Typing_ten_finger_web

The typing touch

Remember when photography was an art practiced by those few willing to spend quite a lot of money getting decent equipment? These days everyone with a smart phone (and that’s pretty much everybody) and a lack of self-censorship is a budding Annie Leibovitz. It’s a bit the same with typing; in the past real typing was the skill of a practised who learned to touch type but these days keyboards are so ubiquitous that most of us type to some degree. So in these days of two-finger-pokers and four-finger-gliders is touch typing, where you use all ten fingers, still a faster way to approach the keyboard? That was what researchers wanted to find out in their new study.

To study this and record exact finger movements during typing the researchers used reflective markers on the joints of subjects’ fingers and recorded their position with 12 high-speed infrared cameras while the subject typed. This allowed the researchers to objectively know which finger was touching a key without relying on the subjects reporting of their finger usage.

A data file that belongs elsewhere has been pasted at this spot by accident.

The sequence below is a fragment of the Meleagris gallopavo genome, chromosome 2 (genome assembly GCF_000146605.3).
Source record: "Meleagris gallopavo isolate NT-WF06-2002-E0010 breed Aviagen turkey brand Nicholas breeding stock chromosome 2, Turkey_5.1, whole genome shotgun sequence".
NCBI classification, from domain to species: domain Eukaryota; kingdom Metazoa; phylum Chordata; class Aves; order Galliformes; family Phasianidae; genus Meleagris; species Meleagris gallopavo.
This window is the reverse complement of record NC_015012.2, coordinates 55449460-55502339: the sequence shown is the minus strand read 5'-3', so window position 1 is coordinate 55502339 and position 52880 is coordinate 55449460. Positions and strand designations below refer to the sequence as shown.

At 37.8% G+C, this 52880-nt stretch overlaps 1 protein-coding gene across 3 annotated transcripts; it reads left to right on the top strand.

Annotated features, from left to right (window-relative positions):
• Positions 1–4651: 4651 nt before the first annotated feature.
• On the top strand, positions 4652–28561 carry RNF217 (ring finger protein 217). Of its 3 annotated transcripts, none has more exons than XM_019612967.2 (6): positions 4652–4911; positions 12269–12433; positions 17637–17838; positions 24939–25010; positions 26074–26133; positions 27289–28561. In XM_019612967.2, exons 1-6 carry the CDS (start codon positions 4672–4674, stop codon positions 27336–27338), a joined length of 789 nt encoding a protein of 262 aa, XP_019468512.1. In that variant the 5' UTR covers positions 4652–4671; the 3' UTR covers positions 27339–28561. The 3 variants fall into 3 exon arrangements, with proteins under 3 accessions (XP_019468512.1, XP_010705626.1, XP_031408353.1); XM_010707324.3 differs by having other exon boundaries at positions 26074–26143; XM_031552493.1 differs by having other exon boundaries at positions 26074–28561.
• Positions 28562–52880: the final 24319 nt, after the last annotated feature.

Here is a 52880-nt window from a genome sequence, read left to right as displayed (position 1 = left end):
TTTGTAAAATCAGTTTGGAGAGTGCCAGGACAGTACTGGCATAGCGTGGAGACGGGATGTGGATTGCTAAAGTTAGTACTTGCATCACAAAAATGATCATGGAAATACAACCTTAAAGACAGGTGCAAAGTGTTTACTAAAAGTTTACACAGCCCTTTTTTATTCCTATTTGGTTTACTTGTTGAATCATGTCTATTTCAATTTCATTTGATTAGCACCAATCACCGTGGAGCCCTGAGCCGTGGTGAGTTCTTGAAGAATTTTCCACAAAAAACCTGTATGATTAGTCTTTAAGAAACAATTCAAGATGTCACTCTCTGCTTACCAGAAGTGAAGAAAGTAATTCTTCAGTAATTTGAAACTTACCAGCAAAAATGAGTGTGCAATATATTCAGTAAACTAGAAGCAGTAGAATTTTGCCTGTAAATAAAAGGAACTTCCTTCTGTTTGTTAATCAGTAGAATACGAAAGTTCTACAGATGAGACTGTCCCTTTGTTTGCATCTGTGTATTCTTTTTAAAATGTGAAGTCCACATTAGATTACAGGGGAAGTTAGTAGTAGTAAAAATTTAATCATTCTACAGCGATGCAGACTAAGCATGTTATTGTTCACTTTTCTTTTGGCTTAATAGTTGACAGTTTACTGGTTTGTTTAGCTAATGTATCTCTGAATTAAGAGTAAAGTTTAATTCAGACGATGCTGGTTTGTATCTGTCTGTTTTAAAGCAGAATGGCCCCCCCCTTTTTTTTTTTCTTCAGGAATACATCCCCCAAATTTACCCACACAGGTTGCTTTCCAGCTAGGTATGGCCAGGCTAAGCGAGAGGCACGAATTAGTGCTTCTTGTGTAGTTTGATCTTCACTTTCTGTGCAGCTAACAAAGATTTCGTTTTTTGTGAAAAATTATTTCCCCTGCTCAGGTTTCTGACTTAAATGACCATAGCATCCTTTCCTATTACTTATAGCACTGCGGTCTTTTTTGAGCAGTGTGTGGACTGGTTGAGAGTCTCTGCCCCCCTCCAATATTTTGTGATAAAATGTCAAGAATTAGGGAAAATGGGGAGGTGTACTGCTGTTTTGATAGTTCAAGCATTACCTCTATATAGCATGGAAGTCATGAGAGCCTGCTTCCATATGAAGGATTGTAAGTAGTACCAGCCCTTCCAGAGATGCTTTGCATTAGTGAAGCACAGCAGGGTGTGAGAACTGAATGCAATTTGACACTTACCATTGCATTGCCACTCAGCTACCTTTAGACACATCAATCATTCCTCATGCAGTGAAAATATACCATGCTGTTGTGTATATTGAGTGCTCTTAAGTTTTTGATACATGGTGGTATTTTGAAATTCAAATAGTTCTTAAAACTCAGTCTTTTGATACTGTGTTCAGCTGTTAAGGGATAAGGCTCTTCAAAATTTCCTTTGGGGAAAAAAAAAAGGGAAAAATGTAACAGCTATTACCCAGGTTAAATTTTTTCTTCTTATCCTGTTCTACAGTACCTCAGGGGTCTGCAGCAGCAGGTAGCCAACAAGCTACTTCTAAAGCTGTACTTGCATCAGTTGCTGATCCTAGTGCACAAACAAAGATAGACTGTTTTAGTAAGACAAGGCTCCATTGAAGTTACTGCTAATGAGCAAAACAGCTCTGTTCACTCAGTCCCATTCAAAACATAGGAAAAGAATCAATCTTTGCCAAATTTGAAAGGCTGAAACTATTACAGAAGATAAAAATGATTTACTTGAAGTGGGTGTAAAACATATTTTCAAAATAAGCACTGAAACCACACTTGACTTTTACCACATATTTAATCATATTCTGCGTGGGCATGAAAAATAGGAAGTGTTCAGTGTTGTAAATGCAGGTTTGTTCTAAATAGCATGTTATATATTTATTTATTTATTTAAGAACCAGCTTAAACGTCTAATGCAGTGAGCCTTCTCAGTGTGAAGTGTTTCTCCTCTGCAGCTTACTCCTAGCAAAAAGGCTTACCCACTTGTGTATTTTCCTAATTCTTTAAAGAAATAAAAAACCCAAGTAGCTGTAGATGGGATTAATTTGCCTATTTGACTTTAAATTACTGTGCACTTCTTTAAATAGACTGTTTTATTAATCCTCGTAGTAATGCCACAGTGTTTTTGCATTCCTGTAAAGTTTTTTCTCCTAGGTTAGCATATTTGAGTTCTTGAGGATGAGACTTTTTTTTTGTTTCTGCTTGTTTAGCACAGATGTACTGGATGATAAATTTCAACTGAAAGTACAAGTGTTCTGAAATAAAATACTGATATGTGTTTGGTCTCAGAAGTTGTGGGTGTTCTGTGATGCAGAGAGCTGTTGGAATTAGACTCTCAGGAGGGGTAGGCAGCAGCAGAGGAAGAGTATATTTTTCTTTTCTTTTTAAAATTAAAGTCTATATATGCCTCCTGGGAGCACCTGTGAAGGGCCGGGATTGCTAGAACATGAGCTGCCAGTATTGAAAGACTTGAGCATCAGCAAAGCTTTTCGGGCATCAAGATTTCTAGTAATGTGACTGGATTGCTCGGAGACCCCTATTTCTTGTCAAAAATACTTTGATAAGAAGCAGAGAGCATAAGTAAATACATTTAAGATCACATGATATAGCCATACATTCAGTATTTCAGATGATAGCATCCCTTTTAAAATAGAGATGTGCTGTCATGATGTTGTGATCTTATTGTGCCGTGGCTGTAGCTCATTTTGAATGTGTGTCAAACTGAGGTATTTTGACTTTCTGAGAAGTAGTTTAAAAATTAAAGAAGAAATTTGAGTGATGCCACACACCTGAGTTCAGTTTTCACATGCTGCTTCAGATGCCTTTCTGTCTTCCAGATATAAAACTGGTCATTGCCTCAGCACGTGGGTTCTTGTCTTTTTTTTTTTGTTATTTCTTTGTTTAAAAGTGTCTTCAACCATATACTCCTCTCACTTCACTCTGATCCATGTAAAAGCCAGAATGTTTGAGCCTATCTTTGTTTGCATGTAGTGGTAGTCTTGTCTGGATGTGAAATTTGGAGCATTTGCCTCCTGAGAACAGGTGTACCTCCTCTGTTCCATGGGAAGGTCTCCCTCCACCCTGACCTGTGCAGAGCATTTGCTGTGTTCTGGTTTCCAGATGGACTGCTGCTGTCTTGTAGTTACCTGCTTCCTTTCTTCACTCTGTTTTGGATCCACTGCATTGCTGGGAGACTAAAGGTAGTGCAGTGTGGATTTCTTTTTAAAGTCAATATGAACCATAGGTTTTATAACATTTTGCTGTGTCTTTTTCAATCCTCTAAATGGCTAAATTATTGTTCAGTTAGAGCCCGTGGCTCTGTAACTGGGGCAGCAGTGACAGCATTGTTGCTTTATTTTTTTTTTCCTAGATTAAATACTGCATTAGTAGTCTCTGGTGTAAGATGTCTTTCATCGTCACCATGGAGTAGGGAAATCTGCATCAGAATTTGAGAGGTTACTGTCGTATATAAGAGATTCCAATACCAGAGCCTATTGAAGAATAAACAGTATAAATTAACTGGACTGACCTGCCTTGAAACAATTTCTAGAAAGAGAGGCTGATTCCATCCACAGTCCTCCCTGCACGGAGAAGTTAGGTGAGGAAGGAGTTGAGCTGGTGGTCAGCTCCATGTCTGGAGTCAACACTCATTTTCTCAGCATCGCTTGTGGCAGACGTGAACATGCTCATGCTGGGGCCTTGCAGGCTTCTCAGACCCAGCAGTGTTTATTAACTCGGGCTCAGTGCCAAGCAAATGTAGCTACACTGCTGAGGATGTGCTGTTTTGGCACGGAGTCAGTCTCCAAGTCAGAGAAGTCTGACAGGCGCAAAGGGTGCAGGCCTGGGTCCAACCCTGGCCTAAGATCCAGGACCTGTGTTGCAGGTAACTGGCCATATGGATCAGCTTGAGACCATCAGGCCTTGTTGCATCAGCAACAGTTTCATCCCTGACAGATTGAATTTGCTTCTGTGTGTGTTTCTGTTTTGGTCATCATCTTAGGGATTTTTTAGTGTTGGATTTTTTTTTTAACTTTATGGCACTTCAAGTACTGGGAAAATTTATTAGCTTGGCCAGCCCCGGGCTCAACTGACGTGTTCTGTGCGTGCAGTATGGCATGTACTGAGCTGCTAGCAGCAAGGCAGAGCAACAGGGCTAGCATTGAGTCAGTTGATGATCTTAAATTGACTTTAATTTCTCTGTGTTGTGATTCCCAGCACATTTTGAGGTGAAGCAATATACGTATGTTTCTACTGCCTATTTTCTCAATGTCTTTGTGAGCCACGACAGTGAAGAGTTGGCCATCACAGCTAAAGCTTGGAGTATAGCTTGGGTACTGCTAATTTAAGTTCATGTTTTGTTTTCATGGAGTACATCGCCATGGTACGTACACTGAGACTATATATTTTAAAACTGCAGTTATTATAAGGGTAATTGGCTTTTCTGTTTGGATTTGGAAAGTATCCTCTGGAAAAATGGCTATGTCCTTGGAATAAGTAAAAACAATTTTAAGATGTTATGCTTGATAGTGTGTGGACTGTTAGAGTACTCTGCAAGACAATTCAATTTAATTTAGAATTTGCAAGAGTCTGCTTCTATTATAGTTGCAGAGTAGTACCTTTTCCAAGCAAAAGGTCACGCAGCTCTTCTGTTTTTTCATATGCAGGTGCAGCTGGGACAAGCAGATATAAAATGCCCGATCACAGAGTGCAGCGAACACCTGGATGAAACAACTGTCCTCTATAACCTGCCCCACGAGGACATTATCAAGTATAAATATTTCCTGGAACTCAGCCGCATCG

In general they found that people tended to use either one or two fingers per hand or use a modified touch-typing style. The analysis however, showed that the number of fingers used did not impact typing speed but a number of other factors did.

It emerged that the fastest typists keep their hands fixed on one position instead of moving them all over the keyboard. The fastest typists also more consistently use the same finger to type the same letter.

It was also interesting to note that most people kept their hand relatively still while the right hand tended to roam around on the keyboard, covering a large number of keys.

While touch-typing did not come out on top in the study the researchers did find that trained typists do have advantages over un-trained typists. For instance, untrained typists spend about twice as much time looking at their fingers instead of the screen which can affect speed especially as the tasks become more complex.

If properly learned, the researchers believe that touch-typing can have advantages over self-taught techniques. Nevertheless, it would seem that two-fingered-pokers need hang their heads in shame no more…it truly is a brave new world.

Terry Robson

Terry Robson

Terry Robson is the Editor-in-Chief of WellBeing and the Editor of EatWell.

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